Alumn/aei and Friends,
June in Ann Arbor, with its summer green — not only in the
lawns and foliage but in the traditional velvet of our new
graduates' hoods — is a time that brings reminders of the
cycles of renewal that grace not only nature but academic
institutions as well.
Graduation ceremonies represent achievement, but they also
represent growth and new opportunities. For the Medical School
itself, such new directions are also on the horizon. As you
will read in Gil Omenn's letter in this issue, the Health System
recently completed an intensive strategic planning process that
will ultimately lead to important changes in the way we teach,
conduct research and care for patients.
The rise of managed care and the increased emphasis on outpatient
treatment have already brought changes in how we prepare medical
students to serve their patients. The Strategic Plan has identified
several curricular innovations that we will begin implementing
over the next few years. These include an increased emphasis
on ambulatory care experiences, new reliance on Web-based educational
tools and an enhanced effort to improve the teaching skills
of our faculty. Such innovations are necessary to maintain our
role as one of America's leading academic medical institutions,
a role of which we have been made especially aware during the
celebration of our Sesquicentennial and the many great achievements
that are part of the School's history.
Biomedical research is also being restructured and improved
at Michigan. The Life Sciences Initiative is well underway,
and will do much to help us coordinate and expand research and
teaching in such rapidly advancing fields as genomics, chemical
and structural biology, cognitive neuroscience and bioinformatics,
as well as in other areas of study that bear on and are influenced
by the life sciences.
The Life Sciences Institute, a research complex that will serve
as a hub for cross-disciplinary research and teaching in the
life sciences, is part of the Initiative. Both the Initiative
and the Institute are important elements in the state of Michigan's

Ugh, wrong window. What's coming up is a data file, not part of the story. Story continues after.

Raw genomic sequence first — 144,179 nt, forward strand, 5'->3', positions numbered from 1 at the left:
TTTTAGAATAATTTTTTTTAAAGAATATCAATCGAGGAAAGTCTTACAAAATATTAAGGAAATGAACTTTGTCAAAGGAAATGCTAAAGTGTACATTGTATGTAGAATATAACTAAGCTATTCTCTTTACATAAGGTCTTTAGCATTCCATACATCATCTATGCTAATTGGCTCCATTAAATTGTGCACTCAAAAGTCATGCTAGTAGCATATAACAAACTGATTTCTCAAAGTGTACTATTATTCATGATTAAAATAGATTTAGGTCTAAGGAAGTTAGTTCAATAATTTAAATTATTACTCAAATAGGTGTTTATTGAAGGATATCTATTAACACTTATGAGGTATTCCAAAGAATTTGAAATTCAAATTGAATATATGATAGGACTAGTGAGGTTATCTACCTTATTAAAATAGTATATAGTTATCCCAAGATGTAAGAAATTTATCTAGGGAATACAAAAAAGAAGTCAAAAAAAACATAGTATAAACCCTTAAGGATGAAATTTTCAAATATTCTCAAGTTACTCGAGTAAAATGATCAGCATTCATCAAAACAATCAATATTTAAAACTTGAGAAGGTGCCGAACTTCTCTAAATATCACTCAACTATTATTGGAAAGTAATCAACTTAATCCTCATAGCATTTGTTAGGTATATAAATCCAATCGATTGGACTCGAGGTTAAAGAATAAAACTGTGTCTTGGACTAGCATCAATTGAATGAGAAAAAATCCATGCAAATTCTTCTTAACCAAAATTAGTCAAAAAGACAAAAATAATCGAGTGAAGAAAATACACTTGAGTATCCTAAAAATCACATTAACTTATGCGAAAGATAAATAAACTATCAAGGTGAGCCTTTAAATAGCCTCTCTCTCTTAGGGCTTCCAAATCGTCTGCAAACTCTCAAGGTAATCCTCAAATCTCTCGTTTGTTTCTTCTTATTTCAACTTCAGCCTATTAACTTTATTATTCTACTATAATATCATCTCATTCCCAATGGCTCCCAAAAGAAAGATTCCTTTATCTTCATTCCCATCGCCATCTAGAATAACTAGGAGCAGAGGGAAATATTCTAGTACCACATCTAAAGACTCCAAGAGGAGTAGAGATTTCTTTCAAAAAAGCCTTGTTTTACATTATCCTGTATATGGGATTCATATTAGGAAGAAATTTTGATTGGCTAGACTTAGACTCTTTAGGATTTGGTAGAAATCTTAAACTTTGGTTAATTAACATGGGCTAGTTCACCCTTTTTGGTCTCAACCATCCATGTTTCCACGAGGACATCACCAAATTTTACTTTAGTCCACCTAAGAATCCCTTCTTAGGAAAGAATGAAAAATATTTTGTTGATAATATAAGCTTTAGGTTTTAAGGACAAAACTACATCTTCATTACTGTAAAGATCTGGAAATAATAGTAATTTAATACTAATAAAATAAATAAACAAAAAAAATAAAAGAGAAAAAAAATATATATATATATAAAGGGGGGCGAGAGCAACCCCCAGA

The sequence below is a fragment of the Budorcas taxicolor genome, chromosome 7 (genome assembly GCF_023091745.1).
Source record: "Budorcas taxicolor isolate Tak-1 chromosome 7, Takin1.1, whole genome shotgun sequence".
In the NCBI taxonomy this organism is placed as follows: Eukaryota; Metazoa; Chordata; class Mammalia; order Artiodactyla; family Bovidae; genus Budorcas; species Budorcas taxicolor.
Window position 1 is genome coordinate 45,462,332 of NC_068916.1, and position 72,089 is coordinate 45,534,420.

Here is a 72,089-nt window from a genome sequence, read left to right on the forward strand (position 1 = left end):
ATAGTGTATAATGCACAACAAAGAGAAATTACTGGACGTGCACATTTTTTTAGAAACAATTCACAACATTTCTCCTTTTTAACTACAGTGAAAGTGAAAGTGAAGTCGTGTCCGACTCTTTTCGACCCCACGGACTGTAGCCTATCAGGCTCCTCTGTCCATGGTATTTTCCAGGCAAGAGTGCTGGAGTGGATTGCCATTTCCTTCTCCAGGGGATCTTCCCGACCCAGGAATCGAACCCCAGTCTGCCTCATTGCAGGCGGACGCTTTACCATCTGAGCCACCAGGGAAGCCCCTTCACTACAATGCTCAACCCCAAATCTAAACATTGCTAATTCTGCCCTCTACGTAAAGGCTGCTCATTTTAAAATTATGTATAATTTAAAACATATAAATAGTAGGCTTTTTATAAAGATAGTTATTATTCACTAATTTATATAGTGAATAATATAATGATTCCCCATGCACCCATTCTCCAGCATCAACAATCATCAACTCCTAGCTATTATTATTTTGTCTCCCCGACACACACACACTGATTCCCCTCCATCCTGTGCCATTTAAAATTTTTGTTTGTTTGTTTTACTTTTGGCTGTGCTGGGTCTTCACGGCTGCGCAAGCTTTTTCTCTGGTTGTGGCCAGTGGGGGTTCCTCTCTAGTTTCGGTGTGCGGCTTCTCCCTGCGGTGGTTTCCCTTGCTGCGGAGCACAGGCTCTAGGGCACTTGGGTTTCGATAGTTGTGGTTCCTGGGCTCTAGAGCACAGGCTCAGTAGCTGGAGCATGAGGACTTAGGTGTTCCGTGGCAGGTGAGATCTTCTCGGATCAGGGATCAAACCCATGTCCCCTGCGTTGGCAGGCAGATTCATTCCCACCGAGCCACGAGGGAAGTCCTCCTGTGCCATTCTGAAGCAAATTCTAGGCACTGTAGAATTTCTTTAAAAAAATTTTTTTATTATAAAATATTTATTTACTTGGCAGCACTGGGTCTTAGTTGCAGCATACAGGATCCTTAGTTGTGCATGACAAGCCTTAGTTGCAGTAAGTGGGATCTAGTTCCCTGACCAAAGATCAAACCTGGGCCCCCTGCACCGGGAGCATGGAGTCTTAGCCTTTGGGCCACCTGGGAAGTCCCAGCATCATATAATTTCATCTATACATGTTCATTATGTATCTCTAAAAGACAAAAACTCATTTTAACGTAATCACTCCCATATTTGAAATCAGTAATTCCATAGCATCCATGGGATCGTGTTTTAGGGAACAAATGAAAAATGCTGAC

Life Sciences Corridor, a billion-dollar project to invest in
and promote life sciences research and business development.
Organized by the Michigan Economic Development Corporation,
the Corridor includes the University of Michigan, Michigan State
University, Wayne State University and the Van Andel Institute
in Grand Rapids.
We intend to play our part in keeping the University and the
state in the forefront of biomedical research and the translation
of that research into products and services that enhance life.
In conjunction with the Life Sciences Initiative, we are examining
ways to improve the research enterprise at the Medical School,
including designing a spectacular new research building to house
researchers by program and theme, as opposed to department,
in order to facilitate collaboration among disciplines. Construction
of this new research building will begin next year. The building
will be on the north side of Washtenaw Avenue, west of Couzens
Hall. Across Washtenaw, on the south side, will be the new Life
Sciences Institute. The two buildings, the Medical School's
new building and the Life Sciences Institute, will be linked
by a pedestrian bridge over Washtenaw Avenue. Many of our colleagues
in the Institute will have primary and joint appointments in
the Medical School.
This new Initiative, and the Medical School's refocused efforts
to foster and support faculty research, make this an exciting
time to be dean. I am pleased to be able to oversee this important
evolution and growth of the Medical School.
By now you should have received an invitation to the Sesquicentennial
Celebration/All-Classes Reunion that will take place October
13-14. The event is a wonderful opportunity for all the classes
of the Medical School to be together for what promises to be
a festive occasion and to celebrate the outstanding work of
the many men and women who, over the past 150 years, have helped
make the Medical School the strong and proud institution that
it is today. I hope you'll be a part of this historic event
and join me in looking forward to the beginning of an even greater
future for the Medical School.
Allen S. Lichter, M.D.